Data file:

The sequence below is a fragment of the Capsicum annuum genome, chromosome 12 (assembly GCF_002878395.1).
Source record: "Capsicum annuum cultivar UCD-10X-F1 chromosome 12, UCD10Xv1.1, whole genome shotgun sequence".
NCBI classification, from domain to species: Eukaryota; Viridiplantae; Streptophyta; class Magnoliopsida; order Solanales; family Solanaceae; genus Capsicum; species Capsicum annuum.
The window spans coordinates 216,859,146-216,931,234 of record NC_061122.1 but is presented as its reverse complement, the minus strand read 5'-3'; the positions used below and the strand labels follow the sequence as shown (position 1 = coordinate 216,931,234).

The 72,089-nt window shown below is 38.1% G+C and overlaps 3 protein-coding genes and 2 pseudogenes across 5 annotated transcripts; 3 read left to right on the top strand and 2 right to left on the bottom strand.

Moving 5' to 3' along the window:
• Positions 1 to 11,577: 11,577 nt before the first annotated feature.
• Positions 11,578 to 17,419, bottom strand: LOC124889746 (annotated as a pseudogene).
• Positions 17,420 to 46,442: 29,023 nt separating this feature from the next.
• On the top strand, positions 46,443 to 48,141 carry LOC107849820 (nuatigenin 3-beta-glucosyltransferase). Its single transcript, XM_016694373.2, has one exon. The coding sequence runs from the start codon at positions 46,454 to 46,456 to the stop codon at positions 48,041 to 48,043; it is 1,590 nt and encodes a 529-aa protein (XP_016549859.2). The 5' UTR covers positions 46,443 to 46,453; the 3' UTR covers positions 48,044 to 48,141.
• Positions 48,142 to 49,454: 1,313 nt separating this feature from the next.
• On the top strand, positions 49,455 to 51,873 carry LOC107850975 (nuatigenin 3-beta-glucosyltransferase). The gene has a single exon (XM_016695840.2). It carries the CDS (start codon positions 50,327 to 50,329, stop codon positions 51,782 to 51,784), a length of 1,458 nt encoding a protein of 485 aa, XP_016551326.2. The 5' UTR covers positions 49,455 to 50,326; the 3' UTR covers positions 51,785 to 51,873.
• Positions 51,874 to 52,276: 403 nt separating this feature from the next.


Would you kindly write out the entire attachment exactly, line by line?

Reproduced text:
The sequence below is a fragment of the Capsicum annuum genome, chromosome 12 (assembly GCF_002878395.1).
Source record: "Capsicum annuum cultivar UCD-10X-F1 chromosome 12, UCD10Xv1.1, whole genome shotgun sequence".
NCBI classification, from domain to species: Eukaryota; Viridiplantae; Streptophyta; class Magnoliopsida; order Solanales; family Solanaceae; genus Capsicum; species Capsicum annuum.
The window spans coordinates 216,859,146-216,931,234 of record NC_061122.1 but is presented as its reverse complement, the minus strand read 5'-3'; the positions used below and the strand labels follow the sequence as shown (position 1 = coordinate 216,931,234).

The 72,089-nt window shown below is 38.1% G+C and overlaps 3 protein-coding genes and 2 pseudogenes across 5 annotated transcripts; 3 read left to right on the top strand and 2 right to left on the bottom strand.

Moving 5' to 3' along the window:
• Positions 1 to 11,577: 11,577 nt before the first annotated feature.
• Positions 11,578 to 17,419, bottom strand: LOC124889746 (annotated as a pseudogene).
• Positions 17,420 to 46,442: 29,023 nt separating this feature from the next.
• On the top strand, positions 46,443 to 48,141 carry LOC107849820 (nuatigenin 3-beta-glucosyltransferase). Its single transcript, XM_016694373.2, has one exon. The coding sequence runs from the start codon at positions 46,454 to 46,456 to the stop codon at positions 48,041 to 48,043; it is 1,590 nt and encodes a 529-aa protein (XP_016549859.2). The 5' UTR covers positions 46,443 to 46,453; the 3' UTR covers positions 48,044 to 48,141.
• Positions 48,142 to 49,454: 1,313 nt separating this feature from the next.
• On the top strand, positions 49,455 to 51,873 carry LOC107850975 (nuatigenin 3-beta-glucosyltransferase). The gene has a single exon (XM_016695840.2). It carries the CDS (start codon positions 50,327 to 50,329, stop codon positions 51,782 to 51,784), a length of 1,458 nt encoding a protein of 485 aa, XP_016551326.2. The 5' UTR covers positions 49,455 to 50,326; the 3' UTR covers positions 51,785 to 51,873.
• Positions 51,874 to 52,276: 403 nt separating this feature from the next.